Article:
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Default Stove hood microwave fan vent


"John Grabowski" wrote in message
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A few years ago a customer asked me about replacing her ancient hood which
had a duct going through the cabinet upwards. I went up in the crawl
space above the stove to see the duct so I could figure on the proper
fittings. I couldn't see it. I went outside and looked on the roof for
the cap and could not find one. So I asked her to cook something smoky
and turn on the exhaust fan. When she did the smoke starting coming out
of the eaves. Not through vent holes, but through gaps in the wood over a
wide area. The duct through the cabinet was just poked through the
ceiling and stopped.


That's the way it used to be done.

The same for bathroom fans.

The primary reason to have it vented directly outside is to keep moisture
from condensing on the underside of the roof. That's the potential of the
"downside." In most climates, most of the time, it's a non-problem.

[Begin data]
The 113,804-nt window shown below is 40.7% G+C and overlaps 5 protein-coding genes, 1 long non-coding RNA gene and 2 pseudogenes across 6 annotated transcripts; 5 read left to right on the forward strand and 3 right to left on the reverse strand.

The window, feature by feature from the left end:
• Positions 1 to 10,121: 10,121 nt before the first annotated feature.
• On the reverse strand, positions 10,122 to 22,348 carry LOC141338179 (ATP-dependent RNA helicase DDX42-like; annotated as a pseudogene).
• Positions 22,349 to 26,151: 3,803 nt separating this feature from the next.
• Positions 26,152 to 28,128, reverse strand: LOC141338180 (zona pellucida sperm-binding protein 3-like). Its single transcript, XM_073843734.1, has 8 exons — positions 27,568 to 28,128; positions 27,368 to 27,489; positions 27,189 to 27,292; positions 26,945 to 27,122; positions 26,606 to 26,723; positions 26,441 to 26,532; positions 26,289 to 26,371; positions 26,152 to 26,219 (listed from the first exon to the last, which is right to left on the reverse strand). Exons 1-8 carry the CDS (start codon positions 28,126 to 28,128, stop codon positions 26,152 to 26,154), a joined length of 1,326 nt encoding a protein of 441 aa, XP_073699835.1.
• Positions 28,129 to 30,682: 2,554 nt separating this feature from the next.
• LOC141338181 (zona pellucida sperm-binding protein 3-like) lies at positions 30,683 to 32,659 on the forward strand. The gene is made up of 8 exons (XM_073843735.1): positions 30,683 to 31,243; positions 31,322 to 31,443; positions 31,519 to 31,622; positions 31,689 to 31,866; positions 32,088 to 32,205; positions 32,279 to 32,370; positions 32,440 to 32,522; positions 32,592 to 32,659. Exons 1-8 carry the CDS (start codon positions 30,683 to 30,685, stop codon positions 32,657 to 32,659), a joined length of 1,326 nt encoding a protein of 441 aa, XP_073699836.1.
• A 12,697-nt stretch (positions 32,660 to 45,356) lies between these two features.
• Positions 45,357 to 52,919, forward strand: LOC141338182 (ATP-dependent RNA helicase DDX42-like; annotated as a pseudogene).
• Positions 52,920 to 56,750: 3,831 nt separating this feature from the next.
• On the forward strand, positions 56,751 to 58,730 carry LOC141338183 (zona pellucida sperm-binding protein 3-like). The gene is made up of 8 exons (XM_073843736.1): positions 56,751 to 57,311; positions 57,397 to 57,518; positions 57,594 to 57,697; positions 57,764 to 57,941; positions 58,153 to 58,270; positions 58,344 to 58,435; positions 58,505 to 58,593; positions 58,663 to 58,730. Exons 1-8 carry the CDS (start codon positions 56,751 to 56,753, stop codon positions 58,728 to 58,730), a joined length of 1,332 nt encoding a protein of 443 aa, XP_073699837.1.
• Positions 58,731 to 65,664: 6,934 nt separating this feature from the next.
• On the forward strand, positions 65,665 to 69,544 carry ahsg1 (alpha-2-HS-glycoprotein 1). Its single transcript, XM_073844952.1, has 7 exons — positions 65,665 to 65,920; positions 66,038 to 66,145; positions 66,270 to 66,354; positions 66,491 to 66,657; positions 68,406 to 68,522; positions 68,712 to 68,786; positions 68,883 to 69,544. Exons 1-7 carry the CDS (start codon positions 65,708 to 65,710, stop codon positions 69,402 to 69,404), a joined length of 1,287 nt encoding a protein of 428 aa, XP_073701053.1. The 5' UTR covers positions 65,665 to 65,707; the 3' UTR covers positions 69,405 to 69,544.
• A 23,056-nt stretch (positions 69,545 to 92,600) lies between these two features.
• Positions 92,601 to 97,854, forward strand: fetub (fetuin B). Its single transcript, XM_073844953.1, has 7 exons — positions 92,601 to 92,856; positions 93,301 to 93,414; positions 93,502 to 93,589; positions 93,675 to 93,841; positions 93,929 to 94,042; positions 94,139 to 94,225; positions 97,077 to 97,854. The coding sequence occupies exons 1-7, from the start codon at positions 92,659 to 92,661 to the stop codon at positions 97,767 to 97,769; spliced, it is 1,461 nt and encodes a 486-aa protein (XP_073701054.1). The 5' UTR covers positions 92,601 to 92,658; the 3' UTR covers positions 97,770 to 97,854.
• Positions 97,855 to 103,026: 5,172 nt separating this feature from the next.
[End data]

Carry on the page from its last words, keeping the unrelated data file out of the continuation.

Most of the grease should be stopped by those metal mech "filters" which can
be cleaned in a dishwasher (somewhat, anyway).

Needless to say after about 30 years it was ugly up there. Thank goodness
she never had a fire.


Unlikely. Even in busy restaurants, such fires are rare.

The hood vent piping isn't installed like a flue; it often is directly
against combustible surfaces. If a stove fire gets out of control to the
point where the vent is hot enough to damage your 4" alluminum dryer vent
material, you have other problems.

The "flex vent (metal)" shouldn't be used mainly because it picks up crap
from the air flowing through. Sections of galvanized vent are dirt cheap
and are better for longer runs.


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Default Stove hood microwave fan vent

Buerste wrote:
Can I get away with running 4" flexible dryer vent in my attic from the
microwave to the vent at the peak about 40' away? I don't want to go
through the roof and it's on an inside wall and the eves are very hard to
get to and very narrow.


Hi,
Isn't that against code?


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On Feb 16, 10:02*am, "John Gilmer" wrote:
"John Grabowski" wrote in message

...



A few years ago a customer asked me about replacing her ancient hood which
had a duct going through the cabinet upwards. *I went up in the crawl